Morning Markets and Bugs for Lunch ~ National Highway 6, Cambodia

Portrait: khmer boy eating a tarantula

OK, so tarantulas are arachnids, not "bugs", but there were bugs too, as you'll see later. 🙂

A “highlight” for tourists and travellers along Cambodia’s National Highway 6 between Phnom Penh and Siem Reap is the small town of Skuon, 75 kilometres north of the capital, where spiders – fresh and fried – are a specialty.

We, however, were going the other way – from Siem Reap south to Phnom Penh – so my fellow photo-travellers and I, under the tutelage of Karl GroblGavin Gough and Marco Ryan, had all morning in our personal bus to anticipate our spider treats.

Our bus ride on the death-defying single-lane highway, which runs alongside barren fields with land-mine warning signs and gloriously green rice patties, was punctuated by stops. The first stop was at Spean Preah Toeus, the largest and most important of the 11 bridges remaining from the ancient Angkor Empire period. With 21 arches spanning the 86 meters across the Chhikreng River, this 12th Century laterite and sandstone structure (reinforced with modern concrete in the 1960’s) is a major part of an arterial network, and an excuse for a few shops and houses either end.

21 arch laterite bridge across the Chhikreng River, Cambodia

Spean Preah Toeus (Spean Kompong Kdey)

A khmer man sitting on timber framing on the balcony of an unfinished wooden building.

A Pause from Work: Spean Preah Toeus

Portrait: Smiling, bright-eyed pimple-faced adolescent khmer boy

A bright, unselfconscious smile lights up the face of a Khmer lad.

Portrait: Solemn Faced Khmer Girl and elderly white-haired man

Solemn Faces: Girl and Grandpa at Home, Spean Preah Toeus

Portrait: Gray-haired elderly Khmer man seated on a wooden bench in his purple checkered woven cotton "sampot samloy".

Old man at home in his "sampot samloy" ("pa kao mah" in Thailand), the woven cotton sarong worn everywhere in Asia.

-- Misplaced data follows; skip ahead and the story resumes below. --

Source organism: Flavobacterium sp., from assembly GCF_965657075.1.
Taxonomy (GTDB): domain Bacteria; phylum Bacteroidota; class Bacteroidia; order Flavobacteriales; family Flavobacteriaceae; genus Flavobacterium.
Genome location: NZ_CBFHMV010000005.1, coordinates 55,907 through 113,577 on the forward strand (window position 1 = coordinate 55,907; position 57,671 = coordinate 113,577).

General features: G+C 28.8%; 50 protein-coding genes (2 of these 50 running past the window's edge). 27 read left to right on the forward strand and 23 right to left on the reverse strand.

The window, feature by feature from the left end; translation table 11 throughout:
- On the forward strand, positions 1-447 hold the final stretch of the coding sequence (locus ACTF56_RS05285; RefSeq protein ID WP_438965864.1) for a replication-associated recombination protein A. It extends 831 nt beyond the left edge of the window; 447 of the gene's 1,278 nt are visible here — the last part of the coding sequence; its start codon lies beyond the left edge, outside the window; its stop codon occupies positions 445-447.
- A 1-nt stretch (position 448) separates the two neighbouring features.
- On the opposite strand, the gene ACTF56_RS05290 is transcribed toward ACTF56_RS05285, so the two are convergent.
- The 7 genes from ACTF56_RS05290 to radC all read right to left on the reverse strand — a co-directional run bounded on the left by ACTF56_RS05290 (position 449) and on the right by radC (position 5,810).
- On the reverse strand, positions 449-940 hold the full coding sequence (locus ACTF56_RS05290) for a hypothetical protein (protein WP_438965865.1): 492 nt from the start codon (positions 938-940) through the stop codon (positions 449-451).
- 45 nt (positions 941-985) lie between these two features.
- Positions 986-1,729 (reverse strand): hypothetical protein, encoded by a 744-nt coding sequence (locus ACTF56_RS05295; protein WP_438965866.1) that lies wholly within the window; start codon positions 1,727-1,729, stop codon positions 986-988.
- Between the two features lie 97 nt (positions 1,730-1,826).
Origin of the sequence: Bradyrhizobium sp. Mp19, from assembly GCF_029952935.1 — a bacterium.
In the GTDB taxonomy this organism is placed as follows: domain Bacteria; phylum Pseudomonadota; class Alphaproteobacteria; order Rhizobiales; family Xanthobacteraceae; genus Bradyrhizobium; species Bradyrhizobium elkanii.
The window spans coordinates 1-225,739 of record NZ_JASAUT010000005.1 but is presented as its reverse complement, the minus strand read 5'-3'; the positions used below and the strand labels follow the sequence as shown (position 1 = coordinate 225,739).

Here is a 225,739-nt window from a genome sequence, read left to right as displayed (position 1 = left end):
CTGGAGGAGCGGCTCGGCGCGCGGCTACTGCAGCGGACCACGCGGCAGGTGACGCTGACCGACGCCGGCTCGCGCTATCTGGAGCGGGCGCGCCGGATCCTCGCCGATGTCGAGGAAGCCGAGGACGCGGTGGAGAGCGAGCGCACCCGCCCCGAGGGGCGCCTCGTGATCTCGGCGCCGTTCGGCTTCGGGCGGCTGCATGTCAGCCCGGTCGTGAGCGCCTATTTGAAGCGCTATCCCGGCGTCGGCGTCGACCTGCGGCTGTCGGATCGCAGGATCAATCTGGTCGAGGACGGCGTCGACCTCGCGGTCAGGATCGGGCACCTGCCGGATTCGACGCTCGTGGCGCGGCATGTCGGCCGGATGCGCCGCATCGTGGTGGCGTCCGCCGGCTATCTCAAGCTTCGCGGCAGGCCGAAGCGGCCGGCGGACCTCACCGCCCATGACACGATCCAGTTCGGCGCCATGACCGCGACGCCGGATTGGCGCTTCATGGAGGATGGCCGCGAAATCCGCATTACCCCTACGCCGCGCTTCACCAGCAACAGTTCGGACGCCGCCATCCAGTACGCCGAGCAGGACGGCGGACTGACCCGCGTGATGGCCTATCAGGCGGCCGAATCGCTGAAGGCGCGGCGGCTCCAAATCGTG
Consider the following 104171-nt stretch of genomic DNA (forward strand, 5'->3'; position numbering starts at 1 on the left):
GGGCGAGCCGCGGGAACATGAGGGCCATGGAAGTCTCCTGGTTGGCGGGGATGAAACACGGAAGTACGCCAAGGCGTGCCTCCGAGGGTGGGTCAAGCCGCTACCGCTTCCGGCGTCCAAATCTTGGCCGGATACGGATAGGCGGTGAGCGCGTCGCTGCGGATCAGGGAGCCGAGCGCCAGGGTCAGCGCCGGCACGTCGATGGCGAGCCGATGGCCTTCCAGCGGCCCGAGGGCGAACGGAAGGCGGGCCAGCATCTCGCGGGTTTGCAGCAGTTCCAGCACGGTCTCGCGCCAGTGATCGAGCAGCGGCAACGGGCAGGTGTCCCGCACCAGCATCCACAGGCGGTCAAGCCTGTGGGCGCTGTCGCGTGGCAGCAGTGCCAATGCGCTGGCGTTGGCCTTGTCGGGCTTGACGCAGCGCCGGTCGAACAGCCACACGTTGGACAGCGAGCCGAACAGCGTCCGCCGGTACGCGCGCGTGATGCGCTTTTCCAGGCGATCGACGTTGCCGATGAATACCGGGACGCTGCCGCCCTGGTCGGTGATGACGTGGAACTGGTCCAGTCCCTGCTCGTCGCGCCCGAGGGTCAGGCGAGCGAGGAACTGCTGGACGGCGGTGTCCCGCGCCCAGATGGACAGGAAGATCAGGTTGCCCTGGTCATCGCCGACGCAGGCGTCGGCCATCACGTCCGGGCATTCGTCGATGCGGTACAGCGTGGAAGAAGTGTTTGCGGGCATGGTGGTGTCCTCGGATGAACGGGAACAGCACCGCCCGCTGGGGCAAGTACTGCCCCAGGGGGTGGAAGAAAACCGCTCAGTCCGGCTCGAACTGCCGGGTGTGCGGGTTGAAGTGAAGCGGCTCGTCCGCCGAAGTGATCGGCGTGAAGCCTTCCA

Khmer man under a  large umbrella cutting guava in front of a rural mixed-goods store, Cambodia.

General Store on the Main Road, Spean Preah Toeus

Two Khmer men on a small motorcycle crossing an old Angkor bridge

Modern traffic on the dirt surface of the ancient Spean Preah Toeus, Cambodia

Three khmer men sitting on a dirt roadside on two pony carts

Local Pony Express Transport Service: Spean Preah Toeus

Portrait: Two khmer men in cotton cowboy hats.

The Pony Express Moving Men.

Our next stop was at the market in Kampong Thom.

I love the colour of local markets, but I find them challenging to shoot. This one was no exception; a roughly built wooden frame supporting a corrugated iron roof provided shade from the relentless afternoon sun bouncing off every surface outside, but made for a dark, stifling, hot and airless interior with blinding back-lights from the outdoors. The people were mostly very accommodating, but there were seventeen of us visitors in an already overly crowded space.

So, under-expose like mad and hope for the best!

Two khmer women sitting behind metal bowls of floured meat and fish in a simple market.

Smiles for the camera! These vendors know there is little likelihood of making a sale from this busload of foreigners, but they are happy to be photographed anyway.

Portrait: Female khmer teen, sitting, Markets, Kampong Thom

Chillin' with the Community

Portrait: Elderly Khmer woman in a woven checkered cotton headscarf.

Timeless grace ~ Elderly Khmer Woman

Bundled long-stemmed water lilies for sale in a market.

Whenever I see water lilies in the markets, I think of the poignant multi-media piece put together by two of my colleagues. (It can be found at: